Analysts at JPMorgan claim that Japanese yen will once again rise to this yearís maximum versus the greenback as Japanese investors avoid investing in overseas assets willing to reduce risk following the nationís biggest earthquake that took place on March 11.

The specialists estimate repatriation performed by Japanís investors and companies by 10 trillion yen ($123.5 billion). In their view, such situation is opposite to what may be seen in elsewhere in the world where the demand for higher-yielding assets is increasing.

In addition, itís necessary to take into account that Japan has one of the biggest current-account surpluses in the world that also creates upward pressure on yenís rate. The data is released tomorrow. Economists surveyed by Bloomberg News expect that the nationís current-account surplus increased from 1.64 trillion yen in February to 1.75 trillion yen in March. The bankís strategists donít think that the current account may fall into deficit even as the impacts of the disaster may shrink the nationís trade surplus.

Weaker demand for the greenback is one more positive factor for yen. Specialists at JPMorgan claim that for the pair USD/JPY to stabilize, US interest rates have to be much higher than those in Japan, while now these 2 countries pursue the same policies of the extremely low borrowing costs. The analysts think that the Federal Reserve wonít raise the rates earlier than at the end of 2012.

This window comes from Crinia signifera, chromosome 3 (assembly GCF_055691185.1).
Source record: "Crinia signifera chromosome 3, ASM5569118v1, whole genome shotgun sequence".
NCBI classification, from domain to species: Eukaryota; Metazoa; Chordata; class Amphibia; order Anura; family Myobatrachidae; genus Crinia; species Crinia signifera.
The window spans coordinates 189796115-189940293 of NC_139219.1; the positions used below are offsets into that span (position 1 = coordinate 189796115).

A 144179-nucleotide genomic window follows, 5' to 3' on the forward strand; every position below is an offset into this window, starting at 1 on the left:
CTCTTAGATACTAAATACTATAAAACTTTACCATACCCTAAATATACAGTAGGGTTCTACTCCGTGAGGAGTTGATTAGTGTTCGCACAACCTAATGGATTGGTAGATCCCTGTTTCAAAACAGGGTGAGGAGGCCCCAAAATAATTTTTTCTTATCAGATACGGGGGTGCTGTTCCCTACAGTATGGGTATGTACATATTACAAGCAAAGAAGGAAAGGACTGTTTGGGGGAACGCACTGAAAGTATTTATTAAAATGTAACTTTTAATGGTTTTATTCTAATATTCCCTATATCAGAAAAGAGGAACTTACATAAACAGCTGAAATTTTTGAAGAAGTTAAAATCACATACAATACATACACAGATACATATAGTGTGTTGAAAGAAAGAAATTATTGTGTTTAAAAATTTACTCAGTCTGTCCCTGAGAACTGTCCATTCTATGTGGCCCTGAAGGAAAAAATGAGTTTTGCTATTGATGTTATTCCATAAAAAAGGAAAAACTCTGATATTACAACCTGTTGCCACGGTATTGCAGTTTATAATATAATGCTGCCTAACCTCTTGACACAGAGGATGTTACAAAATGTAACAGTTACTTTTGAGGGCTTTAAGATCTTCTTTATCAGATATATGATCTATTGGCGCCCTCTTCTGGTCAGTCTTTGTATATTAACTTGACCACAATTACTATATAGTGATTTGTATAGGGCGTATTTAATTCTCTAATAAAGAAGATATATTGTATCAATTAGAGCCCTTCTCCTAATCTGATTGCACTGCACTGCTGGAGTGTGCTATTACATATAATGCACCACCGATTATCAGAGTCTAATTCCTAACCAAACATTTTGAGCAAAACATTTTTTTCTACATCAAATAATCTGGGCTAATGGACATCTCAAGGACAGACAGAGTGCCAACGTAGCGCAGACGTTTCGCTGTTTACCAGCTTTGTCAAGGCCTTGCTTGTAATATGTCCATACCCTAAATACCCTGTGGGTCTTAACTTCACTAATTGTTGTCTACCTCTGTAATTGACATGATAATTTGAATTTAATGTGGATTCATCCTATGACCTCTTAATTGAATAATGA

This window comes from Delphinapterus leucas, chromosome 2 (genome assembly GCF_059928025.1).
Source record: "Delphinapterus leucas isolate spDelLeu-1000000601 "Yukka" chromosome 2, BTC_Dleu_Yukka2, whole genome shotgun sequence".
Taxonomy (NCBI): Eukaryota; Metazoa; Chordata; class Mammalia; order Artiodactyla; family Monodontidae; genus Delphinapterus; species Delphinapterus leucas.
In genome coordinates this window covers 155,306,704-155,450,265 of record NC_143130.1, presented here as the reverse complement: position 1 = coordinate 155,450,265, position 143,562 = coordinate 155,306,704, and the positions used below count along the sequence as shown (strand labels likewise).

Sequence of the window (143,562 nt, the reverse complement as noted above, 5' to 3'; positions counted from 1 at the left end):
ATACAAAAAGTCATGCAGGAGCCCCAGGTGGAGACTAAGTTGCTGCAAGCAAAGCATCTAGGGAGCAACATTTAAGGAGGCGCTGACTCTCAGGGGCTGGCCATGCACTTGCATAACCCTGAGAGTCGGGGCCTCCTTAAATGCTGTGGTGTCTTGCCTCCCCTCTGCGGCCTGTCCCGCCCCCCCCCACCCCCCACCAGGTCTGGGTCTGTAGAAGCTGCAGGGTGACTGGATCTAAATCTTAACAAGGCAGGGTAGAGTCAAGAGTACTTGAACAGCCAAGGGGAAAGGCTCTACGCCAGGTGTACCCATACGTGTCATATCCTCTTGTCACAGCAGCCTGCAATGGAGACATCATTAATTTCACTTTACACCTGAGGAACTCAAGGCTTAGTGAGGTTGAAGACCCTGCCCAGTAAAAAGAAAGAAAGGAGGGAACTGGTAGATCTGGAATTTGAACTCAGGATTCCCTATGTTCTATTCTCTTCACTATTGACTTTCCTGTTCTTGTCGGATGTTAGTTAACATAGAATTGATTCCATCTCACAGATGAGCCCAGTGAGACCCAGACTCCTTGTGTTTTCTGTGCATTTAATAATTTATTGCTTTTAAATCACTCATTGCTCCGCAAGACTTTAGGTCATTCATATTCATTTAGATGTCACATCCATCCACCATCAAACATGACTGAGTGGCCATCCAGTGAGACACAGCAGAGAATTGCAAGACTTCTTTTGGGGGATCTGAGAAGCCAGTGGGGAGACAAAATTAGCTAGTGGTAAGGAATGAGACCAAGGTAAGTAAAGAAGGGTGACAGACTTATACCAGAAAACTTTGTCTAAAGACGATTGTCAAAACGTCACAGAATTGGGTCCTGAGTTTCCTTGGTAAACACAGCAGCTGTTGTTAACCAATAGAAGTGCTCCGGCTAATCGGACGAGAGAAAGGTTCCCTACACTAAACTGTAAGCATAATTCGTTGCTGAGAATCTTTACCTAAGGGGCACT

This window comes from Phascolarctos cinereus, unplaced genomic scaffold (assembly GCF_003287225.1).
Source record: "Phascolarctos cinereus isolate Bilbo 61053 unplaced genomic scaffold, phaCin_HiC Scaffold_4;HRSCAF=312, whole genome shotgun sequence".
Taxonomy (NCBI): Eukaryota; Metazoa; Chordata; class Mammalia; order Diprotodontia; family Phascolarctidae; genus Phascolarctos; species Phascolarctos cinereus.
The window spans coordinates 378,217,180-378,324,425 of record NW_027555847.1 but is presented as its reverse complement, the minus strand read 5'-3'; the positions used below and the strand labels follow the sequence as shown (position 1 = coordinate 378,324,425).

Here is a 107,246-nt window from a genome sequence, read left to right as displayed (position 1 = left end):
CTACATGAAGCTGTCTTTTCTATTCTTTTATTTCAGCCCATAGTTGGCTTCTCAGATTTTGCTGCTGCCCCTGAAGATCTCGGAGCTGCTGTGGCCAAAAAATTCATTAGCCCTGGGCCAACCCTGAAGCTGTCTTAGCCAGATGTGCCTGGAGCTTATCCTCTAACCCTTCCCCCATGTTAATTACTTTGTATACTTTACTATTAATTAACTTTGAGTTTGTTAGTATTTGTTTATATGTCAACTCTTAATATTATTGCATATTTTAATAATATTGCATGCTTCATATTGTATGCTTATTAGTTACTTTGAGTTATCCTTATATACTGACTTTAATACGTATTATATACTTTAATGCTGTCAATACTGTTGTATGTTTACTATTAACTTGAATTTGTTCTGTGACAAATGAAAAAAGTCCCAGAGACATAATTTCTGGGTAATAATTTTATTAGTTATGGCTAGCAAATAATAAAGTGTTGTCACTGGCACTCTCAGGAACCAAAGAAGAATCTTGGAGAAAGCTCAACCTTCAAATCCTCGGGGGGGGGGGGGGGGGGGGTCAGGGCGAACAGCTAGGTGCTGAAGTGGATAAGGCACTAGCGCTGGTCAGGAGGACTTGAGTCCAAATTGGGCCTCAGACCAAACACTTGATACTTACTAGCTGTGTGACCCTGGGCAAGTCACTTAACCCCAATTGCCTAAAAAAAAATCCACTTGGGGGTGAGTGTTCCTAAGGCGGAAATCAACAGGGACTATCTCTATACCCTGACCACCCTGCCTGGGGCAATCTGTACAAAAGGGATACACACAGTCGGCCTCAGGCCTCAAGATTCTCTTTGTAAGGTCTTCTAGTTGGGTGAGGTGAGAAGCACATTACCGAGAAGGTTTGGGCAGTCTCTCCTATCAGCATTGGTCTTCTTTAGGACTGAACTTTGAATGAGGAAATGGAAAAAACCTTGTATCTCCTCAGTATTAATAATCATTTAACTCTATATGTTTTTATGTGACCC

According to JPMorgan, US dollar will fall to 78 yen by the end of March next year. The bank doesnít expect more currency interventions of Japanese authorities to weaken the national currency as the market has become less volatile since the earthquake. The specialists think that any intervention decision will based on volatility and not on a certain level of exchange rate, so Japan wonít be preventing yen from gradual appreciation.



Chart. Daily USD/JPY